But almost immediately, the deal began to go south. Phil Tagami, who was negotiating at that time to become master developer of the Army Base project, told staff to withdraw the offer to PARC Services.
“(We) must insist that the bid solicitation be rejected and the process significantly revised with our direct involvement before being re-started,” Tagami wrote in an Oct. 15, 2009 email to Walter Cohen, then director to Oakland’s Community and Economic Development Agency.
Tagami wanted the contact to go a company that was part of what he called his team, Top Grade Construction, a large firm based in Livermore.
Without a word, city staff withdrew the award recommendation. A year and a half passed with no action on the demolition contact.
When the contact reappeared, staff was tying to hand the job to Top Grade, without sending the contact out to public bid.
At the same time, the amount of money on the table was increased. The staff in June 2011 wanted to give Top Grade two sole source contracts, one for $1,676,750 and another for $2 million, an open-ended contract that could rise as high as $4 million.
At this point, it looked like the award to Top Grade was clear sailing, The obstacles, however, were Councilmembers Desley Brooks and Larry Reid, who were demanding that staff follow the city’s open bidding rules.
Apparently certain the company had the contacts in the bag, Top Grade CEO and President Bill Gates in June 2011 sent emails to Turner Group, offering what he called a “mentoring program.”
The offer: Turner Group would “manage $362,240” on the project and receive $15,000 to install fencing and straw on the Army Base site and $31,567” in management fees,” according to an email sent by Gates to Len Turner, president of Turner Group on June 16, 2011.
The contactors who would do the bulk of the work would be companies picked by To Grade and paid with joint checks provided by Top Grade.
Len Turner rejected this offer, viewing it as a “pass through” deal, designed to buy his company’s silence and acceptance of Top Grade’s sole source agreement.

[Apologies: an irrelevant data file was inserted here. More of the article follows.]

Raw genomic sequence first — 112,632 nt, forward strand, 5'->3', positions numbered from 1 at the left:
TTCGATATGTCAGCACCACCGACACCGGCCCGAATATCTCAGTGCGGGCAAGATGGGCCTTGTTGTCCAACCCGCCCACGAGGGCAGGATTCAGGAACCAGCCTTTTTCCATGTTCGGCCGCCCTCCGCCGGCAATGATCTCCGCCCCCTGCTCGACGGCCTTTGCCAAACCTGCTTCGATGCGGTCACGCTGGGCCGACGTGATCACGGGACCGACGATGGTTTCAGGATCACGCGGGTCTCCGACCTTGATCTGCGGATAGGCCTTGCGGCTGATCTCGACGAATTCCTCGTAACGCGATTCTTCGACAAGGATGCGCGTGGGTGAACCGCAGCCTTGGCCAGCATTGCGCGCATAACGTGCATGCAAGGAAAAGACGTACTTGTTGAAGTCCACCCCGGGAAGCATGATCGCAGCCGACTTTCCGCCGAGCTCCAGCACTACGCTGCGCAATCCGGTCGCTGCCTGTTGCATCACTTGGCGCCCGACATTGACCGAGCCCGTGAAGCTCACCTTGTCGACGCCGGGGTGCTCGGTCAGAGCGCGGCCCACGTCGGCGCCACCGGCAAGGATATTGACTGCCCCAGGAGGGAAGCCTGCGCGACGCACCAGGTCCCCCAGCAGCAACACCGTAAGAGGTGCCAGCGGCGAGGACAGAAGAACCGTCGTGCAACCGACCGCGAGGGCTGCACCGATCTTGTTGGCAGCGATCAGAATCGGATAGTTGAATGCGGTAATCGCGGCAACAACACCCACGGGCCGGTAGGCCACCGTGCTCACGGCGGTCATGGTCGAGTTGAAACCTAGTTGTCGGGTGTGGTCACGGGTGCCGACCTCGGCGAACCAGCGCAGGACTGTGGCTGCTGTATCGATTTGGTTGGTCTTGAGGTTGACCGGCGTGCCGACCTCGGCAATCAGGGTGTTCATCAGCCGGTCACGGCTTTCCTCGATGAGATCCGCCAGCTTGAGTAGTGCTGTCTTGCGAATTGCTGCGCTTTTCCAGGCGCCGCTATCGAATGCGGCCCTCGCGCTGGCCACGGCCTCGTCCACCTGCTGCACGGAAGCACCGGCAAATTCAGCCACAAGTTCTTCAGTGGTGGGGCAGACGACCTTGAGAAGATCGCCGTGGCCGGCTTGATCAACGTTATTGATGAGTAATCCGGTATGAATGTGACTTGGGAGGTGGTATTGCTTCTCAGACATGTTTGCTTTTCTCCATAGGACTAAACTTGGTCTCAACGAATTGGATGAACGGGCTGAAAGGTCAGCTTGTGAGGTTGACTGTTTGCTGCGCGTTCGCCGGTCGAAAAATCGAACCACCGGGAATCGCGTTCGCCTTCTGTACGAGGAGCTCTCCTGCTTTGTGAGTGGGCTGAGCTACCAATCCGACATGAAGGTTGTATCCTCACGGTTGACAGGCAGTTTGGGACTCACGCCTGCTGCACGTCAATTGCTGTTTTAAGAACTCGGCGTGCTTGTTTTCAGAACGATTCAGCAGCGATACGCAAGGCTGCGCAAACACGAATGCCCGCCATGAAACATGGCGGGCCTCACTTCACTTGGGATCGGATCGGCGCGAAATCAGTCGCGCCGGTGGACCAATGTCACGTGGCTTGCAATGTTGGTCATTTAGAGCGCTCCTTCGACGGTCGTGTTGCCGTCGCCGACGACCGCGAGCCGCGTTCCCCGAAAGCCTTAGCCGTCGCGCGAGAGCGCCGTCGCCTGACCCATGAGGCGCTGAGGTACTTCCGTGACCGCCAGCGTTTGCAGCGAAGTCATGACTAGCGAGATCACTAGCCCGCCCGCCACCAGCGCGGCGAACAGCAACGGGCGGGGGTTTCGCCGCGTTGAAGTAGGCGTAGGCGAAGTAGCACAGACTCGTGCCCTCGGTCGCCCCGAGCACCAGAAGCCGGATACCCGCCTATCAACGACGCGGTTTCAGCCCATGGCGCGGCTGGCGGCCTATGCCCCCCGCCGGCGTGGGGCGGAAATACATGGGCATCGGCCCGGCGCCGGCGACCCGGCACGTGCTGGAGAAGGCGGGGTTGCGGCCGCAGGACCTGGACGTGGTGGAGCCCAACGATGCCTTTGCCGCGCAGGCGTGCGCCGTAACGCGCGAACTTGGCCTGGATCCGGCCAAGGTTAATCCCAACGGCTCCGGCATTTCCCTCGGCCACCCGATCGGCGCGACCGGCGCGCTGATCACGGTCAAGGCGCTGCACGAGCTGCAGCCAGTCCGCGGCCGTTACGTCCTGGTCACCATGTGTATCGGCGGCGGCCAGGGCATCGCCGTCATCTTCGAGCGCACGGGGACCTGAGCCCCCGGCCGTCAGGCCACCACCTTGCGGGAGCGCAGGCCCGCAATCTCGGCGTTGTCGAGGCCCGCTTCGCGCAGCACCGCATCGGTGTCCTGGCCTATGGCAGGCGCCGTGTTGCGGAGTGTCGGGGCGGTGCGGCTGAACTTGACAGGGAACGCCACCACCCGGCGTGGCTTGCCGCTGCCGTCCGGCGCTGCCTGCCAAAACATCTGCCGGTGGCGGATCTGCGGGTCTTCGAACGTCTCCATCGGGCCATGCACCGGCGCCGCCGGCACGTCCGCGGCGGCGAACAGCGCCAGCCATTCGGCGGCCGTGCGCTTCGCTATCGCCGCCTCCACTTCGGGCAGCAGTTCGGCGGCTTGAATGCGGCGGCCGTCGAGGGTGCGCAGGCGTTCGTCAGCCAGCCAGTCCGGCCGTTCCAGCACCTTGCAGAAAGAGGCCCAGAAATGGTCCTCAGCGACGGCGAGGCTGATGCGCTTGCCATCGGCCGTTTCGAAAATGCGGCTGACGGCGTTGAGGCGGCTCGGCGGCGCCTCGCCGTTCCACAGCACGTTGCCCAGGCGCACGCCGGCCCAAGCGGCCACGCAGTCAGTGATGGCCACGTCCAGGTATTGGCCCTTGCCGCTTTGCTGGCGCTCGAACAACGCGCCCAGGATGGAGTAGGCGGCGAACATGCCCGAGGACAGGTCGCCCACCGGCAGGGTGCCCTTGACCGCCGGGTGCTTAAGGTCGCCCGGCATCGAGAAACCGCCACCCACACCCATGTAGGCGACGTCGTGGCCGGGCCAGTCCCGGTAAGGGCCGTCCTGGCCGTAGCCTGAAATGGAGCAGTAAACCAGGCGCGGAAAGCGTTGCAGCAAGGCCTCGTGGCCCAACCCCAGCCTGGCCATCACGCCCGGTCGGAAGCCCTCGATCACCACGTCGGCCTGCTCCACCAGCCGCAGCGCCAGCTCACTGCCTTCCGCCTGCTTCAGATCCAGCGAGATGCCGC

Turner did not look at the deal as a legitimate offer to manage a project but as a bit of “handyman work” putting up fence and installing straw.
“From our viewpoint, our portion is 10 percent to be a silent partner,” Turner wrote in an Aug. 22, 2011 email.
“We don’t interview our subs and/or help negotiate pricing. The subs are being passed over to Turner Group with joint checks being provided by Top Grade.”
“Turner group is being handicapped, and this is not the type of partnership Turner Group is looking for Turner Group has a lot to offer, and if this is the final offer, we respectfully decline the offer,” Turner wrote to Gates.
Ken Houston, senior vice president of Turner Group, was not impressed with what he considered Gate’s empty words about “future job opportunities at the Oakland Army Base…(for) training local minorities.”
This deal was promoted with city staff’s knowledge. According to Gates, copies of his emails to Turner Group were submitted to city staffers.
When Gate’s sole source contract failed to be approved by the City Council, staff ultimately conducted an open bidding process, which was won by Downrite Corporation, an Oakland-based firm, a victory for City Council members who had fought for the open process.
Few members of the public would have known the story behind this contract if it had not been for the City Auditor’s March 21 report, which dragged the facts of this case into the spotlight.